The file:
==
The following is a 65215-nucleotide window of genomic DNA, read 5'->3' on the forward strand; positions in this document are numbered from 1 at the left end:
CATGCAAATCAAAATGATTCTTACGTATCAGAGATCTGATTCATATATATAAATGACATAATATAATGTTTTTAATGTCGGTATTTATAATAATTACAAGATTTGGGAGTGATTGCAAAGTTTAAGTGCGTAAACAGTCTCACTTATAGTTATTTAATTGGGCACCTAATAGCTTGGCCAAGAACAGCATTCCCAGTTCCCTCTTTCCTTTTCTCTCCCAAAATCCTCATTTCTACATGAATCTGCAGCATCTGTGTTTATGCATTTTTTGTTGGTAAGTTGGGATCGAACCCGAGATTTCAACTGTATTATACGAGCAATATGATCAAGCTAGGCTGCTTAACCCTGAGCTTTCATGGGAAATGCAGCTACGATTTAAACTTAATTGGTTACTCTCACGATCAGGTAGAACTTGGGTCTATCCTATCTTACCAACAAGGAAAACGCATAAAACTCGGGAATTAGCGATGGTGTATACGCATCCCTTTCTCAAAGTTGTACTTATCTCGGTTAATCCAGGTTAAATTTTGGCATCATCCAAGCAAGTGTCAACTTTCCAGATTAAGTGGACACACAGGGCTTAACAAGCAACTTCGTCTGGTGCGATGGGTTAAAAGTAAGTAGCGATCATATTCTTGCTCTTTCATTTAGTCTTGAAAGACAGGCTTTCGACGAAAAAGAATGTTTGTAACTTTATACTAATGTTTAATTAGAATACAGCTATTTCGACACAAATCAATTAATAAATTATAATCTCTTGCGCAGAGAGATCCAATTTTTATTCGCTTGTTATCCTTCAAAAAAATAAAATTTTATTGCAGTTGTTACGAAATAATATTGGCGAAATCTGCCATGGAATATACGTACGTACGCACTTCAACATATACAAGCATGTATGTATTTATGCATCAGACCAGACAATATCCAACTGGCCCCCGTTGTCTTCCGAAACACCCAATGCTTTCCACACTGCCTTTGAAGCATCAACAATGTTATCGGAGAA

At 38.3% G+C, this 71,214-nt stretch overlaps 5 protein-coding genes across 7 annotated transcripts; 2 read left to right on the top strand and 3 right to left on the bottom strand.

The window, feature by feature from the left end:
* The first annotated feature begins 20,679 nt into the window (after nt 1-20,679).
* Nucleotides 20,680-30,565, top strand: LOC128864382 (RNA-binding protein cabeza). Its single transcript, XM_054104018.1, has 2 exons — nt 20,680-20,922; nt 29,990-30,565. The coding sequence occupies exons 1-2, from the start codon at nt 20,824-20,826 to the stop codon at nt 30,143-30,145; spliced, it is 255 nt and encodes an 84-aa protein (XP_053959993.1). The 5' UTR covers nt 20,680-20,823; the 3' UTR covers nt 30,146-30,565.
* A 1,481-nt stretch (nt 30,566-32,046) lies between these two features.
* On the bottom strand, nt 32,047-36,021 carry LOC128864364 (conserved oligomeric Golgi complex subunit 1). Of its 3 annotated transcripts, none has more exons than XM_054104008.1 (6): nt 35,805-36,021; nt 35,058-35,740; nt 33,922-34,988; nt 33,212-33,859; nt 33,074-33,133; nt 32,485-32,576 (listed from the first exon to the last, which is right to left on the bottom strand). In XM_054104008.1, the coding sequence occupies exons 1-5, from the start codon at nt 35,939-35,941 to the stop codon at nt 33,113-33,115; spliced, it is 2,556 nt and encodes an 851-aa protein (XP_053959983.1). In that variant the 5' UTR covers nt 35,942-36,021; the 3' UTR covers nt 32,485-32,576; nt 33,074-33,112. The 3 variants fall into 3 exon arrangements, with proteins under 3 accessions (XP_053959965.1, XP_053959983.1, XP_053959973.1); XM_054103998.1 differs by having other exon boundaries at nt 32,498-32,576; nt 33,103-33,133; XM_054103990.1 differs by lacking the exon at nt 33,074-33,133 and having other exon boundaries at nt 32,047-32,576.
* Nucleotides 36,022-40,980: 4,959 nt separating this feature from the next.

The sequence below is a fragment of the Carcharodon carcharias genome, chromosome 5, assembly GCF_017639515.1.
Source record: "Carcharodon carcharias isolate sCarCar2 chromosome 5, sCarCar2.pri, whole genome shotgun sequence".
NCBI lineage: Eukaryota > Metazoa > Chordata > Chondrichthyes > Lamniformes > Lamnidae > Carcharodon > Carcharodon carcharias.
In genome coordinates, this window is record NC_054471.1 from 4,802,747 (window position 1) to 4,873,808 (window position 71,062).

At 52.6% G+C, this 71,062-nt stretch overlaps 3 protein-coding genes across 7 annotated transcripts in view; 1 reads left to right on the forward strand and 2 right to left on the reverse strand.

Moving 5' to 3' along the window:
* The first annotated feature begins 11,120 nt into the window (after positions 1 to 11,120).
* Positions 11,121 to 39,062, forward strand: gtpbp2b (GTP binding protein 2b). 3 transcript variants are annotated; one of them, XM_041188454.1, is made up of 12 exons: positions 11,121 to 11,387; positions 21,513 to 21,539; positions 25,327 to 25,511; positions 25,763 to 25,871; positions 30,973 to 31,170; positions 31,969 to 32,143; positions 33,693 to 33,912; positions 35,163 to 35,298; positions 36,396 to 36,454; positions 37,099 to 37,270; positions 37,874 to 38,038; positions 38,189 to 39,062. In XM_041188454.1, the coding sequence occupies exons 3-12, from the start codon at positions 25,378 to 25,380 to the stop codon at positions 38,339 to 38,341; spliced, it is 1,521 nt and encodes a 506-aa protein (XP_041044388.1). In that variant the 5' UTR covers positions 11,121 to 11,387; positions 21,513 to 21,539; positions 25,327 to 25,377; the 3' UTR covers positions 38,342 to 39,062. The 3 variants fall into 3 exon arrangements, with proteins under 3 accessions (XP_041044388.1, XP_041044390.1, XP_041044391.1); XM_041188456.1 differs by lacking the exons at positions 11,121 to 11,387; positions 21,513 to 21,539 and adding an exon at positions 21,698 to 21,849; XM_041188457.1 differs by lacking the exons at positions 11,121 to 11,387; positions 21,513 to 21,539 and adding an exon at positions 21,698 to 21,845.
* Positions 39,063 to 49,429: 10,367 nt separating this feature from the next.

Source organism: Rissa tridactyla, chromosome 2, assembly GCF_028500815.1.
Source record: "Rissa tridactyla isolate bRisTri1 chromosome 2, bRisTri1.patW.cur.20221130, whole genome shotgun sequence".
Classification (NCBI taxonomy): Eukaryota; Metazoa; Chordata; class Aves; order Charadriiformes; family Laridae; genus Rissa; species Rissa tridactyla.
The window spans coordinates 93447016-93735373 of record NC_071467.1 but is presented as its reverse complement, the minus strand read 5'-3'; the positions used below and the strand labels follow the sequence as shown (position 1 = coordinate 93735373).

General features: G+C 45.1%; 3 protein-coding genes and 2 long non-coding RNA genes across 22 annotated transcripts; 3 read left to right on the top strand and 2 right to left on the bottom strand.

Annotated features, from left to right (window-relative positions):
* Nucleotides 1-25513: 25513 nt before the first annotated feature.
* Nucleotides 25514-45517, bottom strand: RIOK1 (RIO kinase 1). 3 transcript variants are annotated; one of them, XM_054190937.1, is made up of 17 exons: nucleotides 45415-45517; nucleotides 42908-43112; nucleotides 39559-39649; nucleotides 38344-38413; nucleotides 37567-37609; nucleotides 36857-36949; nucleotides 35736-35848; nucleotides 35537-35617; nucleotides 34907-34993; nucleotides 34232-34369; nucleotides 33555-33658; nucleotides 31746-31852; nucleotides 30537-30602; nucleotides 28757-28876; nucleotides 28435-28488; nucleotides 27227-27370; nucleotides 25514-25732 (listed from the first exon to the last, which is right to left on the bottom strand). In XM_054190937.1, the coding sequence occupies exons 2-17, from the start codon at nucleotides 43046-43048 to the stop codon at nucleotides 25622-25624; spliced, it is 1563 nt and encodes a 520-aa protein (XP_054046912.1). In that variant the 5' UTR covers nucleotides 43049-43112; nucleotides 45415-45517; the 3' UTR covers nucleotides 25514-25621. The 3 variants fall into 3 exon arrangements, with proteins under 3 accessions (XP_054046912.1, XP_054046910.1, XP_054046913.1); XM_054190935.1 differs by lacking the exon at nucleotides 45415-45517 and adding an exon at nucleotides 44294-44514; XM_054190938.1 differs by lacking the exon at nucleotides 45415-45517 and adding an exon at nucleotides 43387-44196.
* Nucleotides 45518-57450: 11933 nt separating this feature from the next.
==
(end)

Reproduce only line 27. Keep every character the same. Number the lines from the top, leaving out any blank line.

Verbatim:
* Nucleotides 45518-57450: 11933 nt separating this feature from the next.